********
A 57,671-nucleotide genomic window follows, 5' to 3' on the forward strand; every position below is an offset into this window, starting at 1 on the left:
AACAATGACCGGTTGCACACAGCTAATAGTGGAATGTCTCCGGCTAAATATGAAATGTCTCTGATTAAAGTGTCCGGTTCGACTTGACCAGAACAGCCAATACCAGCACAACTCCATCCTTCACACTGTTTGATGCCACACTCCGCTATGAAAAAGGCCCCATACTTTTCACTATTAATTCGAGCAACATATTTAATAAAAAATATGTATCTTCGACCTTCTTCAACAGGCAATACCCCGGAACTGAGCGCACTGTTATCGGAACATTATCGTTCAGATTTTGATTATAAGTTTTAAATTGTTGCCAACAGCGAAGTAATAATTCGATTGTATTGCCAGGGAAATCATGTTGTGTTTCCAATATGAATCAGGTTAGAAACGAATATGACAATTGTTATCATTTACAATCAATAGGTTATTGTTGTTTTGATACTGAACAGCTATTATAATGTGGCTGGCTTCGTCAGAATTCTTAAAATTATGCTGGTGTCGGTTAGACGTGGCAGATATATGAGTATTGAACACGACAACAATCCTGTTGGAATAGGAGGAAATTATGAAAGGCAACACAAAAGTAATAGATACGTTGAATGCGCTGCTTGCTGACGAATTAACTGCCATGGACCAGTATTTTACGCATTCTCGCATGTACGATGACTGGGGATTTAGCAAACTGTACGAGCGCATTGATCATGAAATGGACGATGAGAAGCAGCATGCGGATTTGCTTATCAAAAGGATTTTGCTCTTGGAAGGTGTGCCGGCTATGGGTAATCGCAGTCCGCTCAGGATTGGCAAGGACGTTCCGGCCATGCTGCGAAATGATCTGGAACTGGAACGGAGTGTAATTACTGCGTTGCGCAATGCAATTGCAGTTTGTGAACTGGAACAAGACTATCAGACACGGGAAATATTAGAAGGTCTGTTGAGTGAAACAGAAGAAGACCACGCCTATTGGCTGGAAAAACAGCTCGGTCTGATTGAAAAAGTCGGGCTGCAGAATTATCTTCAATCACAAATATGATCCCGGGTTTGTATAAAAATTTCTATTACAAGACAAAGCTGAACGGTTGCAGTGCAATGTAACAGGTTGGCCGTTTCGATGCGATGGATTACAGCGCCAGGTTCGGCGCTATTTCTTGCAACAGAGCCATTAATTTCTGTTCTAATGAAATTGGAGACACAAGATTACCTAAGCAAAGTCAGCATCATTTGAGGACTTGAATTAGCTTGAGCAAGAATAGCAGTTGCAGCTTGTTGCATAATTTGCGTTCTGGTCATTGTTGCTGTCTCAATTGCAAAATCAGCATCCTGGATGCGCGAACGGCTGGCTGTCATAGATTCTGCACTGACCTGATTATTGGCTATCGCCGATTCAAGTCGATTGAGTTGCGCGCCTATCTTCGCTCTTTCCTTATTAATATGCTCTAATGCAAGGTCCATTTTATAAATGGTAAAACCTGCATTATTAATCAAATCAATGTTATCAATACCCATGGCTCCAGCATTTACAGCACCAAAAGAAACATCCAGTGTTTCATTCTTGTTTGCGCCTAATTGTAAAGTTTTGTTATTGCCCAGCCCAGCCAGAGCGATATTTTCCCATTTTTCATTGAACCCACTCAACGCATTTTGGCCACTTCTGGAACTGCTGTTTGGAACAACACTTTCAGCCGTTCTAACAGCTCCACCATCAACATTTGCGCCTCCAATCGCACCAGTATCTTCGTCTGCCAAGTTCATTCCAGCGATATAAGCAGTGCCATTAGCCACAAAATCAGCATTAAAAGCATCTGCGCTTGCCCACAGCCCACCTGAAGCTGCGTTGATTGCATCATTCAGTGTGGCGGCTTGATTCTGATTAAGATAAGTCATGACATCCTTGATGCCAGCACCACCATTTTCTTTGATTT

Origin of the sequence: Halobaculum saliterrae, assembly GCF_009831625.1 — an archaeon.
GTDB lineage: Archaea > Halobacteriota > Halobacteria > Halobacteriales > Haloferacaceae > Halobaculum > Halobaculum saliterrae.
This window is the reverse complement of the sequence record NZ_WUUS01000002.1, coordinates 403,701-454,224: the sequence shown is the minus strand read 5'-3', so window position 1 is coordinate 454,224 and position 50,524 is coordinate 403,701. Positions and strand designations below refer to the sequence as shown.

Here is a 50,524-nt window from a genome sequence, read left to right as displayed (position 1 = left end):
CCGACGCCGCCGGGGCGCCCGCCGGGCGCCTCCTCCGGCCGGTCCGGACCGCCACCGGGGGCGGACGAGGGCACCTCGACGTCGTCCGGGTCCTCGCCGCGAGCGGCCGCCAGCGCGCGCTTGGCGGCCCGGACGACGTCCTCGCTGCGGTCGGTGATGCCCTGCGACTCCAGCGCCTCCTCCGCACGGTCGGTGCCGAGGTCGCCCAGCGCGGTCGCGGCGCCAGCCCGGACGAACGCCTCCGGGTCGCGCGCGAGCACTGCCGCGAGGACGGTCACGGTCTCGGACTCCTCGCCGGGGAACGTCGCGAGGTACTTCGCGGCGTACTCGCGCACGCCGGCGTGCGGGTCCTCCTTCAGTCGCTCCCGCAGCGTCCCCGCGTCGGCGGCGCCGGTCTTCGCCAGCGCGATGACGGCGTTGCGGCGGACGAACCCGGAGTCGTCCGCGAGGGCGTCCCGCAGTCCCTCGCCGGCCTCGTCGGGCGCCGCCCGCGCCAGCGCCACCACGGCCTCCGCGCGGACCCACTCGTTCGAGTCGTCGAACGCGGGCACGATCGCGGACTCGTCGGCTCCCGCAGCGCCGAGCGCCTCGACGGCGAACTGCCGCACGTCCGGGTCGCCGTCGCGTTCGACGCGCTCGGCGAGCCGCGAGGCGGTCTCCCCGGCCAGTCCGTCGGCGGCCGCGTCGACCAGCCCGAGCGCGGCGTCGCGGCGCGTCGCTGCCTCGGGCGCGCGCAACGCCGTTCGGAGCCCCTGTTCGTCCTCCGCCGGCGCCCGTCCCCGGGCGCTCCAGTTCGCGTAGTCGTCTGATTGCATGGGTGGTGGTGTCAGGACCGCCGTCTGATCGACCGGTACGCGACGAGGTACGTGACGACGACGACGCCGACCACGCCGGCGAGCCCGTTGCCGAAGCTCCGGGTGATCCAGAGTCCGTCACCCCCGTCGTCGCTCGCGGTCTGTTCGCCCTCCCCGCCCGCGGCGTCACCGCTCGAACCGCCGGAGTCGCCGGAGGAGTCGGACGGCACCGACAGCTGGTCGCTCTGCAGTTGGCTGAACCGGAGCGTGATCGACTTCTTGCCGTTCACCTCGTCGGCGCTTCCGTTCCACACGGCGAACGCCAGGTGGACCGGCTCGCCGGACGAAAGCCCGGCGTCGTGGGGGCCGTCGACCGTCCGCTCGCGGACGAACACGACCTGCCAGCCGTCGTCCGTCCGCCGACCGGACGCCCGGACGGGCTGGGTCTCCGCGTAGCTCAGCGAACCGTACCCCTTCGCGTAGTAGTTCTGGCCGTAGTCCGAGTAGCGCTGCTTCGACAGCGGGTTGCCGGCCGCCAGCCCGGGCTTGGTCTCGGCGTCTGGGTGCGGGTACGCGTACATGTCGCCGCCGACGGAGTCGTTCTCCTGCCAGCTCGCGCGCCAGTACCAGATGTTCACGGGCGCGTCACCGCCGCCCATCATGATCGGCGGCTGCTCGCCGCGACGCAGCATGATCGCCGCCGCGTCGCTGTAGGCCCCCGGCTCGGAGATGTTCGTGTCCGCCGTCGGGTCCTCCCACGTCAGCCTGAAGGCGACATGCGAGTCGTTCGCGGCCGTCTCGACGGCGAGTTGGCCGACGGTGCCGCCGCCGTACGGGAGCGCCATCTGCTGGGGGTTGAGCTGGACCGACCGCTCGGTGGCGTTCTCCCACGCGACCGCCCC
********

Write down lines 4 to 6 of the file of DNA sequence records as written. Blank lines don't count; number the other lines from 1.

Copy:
GTDB lineage: Archaea > Halobacteriota > Halobacteria > Halobacteriales > Haloferacaceae > Halobaculum > Halobaculum saliterrae.
This window is the reverse complement of the sequence record NZ_WUUS01000002.1, coordinates 403,701-454,224: the sequence shown is the minus strand read 5'-3', so window position 1 is coordinate 454,224 and position 50,524 is coordinate 403,701. Positions and strand designations below refer to the sequence as shown.

Here is a 50,524-nt window from a genome sequence, read left to right as displayed (position 1 = left end):